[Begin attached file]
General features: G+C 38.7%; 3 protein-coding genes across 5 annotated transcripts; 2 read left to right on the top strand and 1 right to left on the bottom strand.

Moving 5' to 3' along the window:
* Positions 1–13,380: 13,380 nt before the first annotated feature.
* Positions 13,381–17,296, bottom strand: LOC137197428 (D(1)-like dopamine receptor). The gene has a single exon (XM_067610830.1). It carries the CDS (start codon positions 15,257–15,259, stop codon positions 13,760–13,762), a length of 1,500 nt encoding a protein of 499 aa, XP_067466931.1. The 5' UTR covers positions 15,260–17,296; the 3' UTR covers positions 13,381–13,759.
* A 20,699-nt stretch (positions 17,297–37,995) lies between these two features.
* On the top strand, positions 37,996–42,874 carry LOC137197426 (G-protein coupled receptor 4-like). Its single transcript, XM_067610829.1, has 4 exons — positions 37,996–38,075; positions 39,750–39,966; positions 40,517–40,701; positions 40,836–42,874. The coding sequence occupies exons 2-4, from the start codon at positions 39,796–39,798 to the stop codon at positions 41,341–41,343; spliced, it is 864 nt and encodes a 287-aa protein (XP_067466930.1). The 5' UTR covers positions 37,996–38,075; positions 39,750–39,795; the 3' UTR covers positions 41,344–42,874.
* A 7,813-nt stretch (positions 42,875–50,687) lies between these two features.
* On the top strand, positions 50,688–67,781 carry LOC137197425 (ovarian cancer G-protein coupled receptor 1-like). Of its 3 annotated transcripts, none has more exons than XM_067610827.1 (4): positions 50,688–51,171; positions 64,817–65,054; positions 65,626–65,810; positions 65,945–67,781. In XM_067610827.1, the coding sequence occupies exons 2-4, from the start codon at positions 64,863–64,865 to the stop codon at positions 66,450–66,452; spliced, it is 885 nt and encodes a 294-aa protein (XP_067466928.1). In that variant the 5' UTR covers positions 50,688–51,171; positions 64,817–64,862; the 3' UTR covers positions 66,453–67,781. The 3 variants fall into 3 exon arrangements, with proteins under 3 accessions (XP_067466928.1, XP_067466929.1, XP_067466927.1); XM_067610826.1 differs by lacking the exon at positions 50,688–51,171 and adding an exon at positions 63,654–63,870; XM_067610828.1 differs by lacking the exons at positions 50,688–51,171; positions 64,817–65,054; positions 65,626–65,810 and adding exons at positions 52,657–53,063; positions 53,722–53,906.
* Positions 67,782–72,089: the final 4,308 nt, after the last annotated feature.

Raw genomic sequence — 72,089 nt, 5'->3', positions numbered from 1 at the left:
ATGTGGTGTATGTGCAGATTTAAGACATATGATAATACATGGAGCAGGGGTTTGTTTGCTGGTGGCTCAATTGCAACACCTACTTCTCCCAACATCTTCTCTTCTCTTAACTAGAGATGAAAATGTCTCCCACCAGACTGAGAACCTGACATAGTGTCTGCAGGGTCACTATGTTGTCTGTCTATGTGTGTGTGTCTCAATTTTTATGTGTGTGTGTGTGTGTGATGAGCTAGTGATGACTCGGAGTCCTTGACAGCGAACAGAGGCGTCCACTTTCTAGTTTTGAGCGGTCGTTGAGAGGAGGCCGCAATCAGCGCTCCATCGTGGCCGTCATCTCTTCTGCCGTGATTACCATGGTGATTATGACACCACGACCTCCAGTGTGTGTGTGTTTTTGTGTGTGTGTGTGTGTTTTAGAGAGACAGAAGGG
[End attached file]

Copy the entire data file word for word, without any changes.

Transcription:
General features: G+C 38.7%; 3 protein-coding genes across 5 annotated transcripts; 2 read left to right on the top strand and 1 right to left on the bottom strand.

Moving 5' to 3' along the window:
* Positions 1–13,380: 13,380 nt before the first annotated feature.
* Positions 13,381–17,296, bottom strand: LOC137197428 (D(1)-like dopamine receptor). The gene has a single exon (XM_067610830.1). It carries the CDS (start codon positions 15,257–15,259, stop codon positions 13,760–13,762), a length of 1,500 nt encoding a protein of 499 aa, XP_067466931.1. The 5' UTR covers positions 15,260–17,296; the 3' UTR covers positions 13,381–13,759.
* A 20,699-nt stretch (positions 17,297–37,995) lies between these two features.
* On the top strand, positions 37,996–42,874 carry LOC137197426 (G-protein coupled receptor 4-like). Its single transcript, XM_067610829.1, has 4 exons — positions 37,996–38,075; positions 39,750–39,966; positions 40,517–40,701; positions 40,836–42,874. The coding sequence occupies exons 2-4, from the start codon at positions 39,796–39,798 to the stop codon at positions 41,341–41,343; spliced, it is 864 nt and encodes a 287-aa protein (XP_067466930.1). The 5' UTR covers positions 37,996–38,075; positions 39,750–39,795; the 3' UTR covers positions 41,344–42,874.
* A 7,813-nt stretch (positions 42,875–50,687) lies between these two features.
* On the top strand, positions 50,688–67,781 carry LOC137197425 (ovarian cancer G-protein coupled receptor 1-like). Of its 3 annotated transcripts, none has more exons than XM_067610827.1 (4): positions 50,688–51,171; positions 64,817–65,054; positions 65,626–65,810; positions 65,945–67,781. In XM_067610827.1, the coding sequence occupies exons 2-4, from the start codon at positions 64,863–64,865 to the stop codon at positions 66,450–66,452; spliced, it is 885 nt and encodes a 294-aa protein (XP_067466928.1). In that variant the 5' UTR covers positions 50,688–51,171; positions 64,817–64,862; the 3' UTR covers positions 66,453–67,781. The 3 variants fall into 3 exon arrangements, with proteins under 3 accessions (XP_067466928.1, XP_067466929.1, XP_067466927.1); XM_067610826.1 differs by lacking the exon at positions 50,688–51,171 and adding an exon at positions 63,654–63,870; XM_067610828.1 differs by lacking the exons at positions 50,688–51,171; positions 64,817–65,054; positions 65,626–65,810 and adding exons at positions 52,657–53,063; positions 53,722–53,906.
* Positions 67,782–72,089: the final 4,308 nt, after the last annotated feature.

Raw genomic sequence — 72,089 nt, 5'->3', positions numbered from 1 at the left:
ATGTGGTGTATGTGCAGATTTAAGACATATGATAATACATGGAGCAGGGGTTTGTTTGCTGGTGGCTCAATTGCAACACCTACTTCTCCCAACATCTTCTCTTCTCTTAACTAGAGATGAAAATGTCTCCCACCAGACTGAGAACCTGACATAGTGTCTGCAGGGTCACTATGTTGTCTGTCTATGTGTGTGTGTCTCAATTTTTATGTGTGTGTGTGTGTGTGATGAGCTAGTGATGACTCGGAGTCCTTGACAGCGAACAGAGGCGTCCACTTTCTAGTTTTGAGCGGTCGTTGAGAGGAGGCCGCAATCAGCGCTCCATCGTGGCCGTCATCTCTTCTGCCGTGATTACCATGGTGATTATGACACCACGACCTCCAGTGTGTGTGTGTTTTTGTGTGTGTGTGTGTGTTTTAGAGAGACAGAAGGG